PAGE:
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Tipping and the Dynamics of Segregation

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  • David Card

    (University of California, Berkeley and NBER)

  • Alexandre Mas

    (University of California, Berkeley and NBER)

  • Jesse Rothstein

    (Princeton University and NBER)

Abstract

Schelling ("Dynamic Models of Segregation," Journal of Mathematical Sociology 1 (1971), 143-186) showed that extreme segregation can arise from social interactions in white preferences: once the minority share in a neighborhood exceeds a "tipping point," all the whites leave. We use regression discontinuity methods and Census tract data from 1970 through 2000 to test for discontinuities in the dynamics of neighborhood racial composition. We find strong evidence that white population flows exhibit tipping-like behavior in most cities, with a distribution of tipping points ranging from 5% to 20% minority share. Tipping is prevalent both in the suburbs and near existing minority enclaves. In contrast to white population flows, there is little evidence of nonlinearities in rents or housing prices around the tipping point. Tipping points are higher in cities where whites have more tolerant racial attitudes. (c) 2008 by the President and Fellows of Harvard College and the Massachusetts Institute of Technology..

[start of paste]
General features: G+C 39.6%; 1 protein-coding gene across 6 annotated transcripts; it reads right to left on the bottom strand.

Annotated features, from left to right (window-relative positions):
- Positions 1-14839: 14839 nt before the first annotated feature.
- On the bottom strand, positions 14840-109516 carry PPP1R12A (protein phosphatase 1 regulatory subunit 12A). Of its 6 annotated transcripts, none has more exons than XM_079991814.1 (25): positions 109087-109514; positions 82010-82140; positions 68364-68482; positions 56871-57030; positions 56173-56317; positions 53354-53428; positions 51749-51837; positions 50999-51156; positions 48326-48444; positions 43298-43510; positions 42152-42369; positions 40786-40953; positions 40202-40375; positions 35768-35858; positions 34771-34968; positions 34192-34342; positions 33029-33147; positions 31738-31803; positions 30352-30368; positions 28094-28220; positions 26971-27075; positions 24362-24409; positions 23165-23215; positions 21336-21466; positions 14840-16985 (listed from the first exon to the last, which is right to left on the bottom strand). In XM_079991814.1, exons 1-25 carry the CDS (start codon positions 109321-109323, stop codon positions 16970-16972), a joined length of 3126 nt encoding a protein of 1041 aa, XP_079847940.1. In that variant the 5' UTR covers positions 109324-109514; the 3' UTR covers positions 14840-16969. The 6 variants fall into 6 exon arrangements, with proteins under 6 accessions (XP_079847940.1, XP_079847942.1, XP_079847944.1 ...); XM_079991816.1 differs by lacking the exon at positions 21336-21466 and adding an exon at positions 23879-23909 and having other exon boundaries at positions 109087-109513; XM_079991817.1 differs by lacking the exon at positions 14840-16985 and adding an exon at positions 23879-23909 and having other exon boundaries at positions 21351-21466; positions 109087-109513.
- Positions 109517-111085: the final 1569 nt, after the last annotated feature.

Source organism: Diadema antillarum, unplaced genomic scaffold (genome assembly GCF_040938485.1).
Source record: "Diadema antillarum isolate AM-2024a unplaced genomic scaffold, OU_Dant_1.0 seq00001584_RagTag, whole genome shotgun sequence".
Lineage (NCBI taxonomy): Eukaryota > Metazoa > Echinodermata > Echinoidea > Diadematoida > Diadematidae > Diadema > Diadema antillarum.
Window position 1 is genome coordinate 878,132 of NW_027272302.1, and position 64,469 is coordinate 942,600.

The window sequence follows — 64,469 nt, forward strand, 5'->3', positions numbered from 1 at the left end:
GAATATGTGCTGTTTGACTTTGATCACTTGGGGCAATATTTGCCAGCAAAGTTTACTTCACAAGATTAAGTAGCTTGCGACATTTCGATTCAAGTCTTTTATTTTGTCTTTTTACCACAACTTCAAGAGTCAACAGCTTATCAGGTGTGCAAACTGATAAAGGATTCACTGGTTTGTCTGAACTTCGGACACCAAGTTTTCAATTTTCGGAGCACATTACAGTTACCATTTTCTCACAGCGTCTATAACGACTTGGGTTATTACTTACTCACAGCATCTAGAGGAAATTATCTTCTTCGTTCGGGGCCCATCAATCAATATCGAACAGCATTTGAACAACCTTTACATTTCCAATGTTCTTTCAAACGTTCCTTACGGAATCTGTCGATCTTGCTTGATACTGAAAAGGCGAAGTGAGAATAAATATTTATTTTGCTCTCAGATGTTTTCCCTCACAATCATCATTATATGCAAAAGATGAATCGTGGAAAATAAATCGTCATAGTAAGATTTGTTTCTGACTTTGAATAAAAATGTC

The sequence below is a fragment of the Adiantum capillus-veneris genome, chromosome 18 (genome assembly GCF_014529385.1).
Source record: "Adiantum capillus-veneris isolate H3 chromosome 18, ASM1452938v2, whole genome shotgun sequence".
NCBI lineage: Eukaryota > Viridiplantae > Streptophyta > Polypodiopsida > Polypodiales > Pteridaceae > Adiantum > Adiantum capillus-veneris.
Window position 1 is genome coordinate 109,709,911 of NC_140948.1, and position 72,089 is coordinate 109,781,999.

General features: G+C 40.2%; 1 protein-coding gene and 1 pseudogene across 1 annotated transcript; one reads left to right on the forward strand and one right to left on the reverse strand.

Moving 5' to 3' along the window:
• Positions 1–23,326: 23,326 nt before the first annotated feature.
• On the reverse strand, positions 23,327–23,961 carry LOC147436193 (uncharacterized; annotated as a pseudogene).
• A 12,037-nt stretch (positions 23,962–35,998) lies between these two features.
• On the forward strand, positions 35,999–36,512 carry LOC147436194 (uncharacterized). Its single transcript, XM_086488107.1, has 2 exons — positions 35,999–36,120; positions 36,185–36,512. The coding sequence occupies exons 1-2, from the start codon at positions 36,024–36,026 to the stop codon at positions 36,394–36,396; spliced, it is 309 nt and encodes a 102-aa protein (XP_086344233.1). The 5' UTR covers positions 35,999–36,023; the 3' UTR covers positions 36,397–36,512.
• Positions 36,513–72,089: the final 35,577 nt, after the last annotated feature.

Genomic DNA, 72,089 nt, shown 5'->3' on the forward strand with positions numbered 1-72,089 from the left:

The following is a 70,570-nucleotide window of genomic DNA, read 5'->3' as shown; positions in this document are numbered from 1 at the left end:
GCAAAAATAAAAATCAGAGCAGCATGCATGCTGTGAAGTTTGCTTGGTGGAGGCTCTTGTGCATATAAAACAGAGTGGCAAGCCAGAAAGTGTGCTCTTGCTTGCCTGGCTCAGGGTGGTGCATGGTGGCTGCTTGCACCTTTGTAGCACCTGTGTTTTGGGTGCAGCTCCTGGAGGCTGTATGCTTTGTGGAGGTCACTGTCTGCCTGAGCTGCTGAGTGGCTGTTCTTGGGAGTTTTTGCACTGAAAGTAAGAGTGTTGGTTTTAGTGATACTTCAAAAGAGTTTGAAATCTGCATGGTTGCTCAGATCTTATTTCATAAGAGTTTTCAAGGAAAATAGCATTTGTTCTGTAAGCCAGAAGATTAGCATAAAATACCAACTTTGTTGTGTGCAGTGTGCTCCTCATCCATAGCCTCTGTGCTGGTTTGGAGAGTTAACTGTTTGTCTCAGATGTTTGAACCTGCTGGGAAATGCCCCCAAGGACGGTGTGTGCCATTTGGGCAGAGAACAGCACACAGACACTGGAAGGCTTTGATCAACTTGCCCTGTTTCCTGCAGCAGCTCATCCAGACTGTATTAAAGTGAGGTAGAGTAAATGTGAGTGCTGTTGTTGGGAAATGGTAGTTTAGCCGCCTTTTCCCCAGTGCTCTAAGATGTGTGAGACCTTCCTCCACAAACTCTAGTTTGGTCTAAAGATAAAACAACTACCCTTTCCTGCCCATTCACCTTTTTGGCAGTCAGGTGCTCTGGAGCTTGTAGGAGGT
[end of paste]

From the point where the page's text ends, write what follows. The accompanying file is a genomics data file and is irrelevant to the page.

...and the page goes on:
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Bibliographic Info

Article provided by MIT Press in its journal Quarterly Journal of Economics.

Volume (Year): 123 (2008)
Issue (Month): 1 (02)
Pages: 177-218

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Handle: RePEc:tpr:qjecon:v:123:y:2008:i:1:p:177-218

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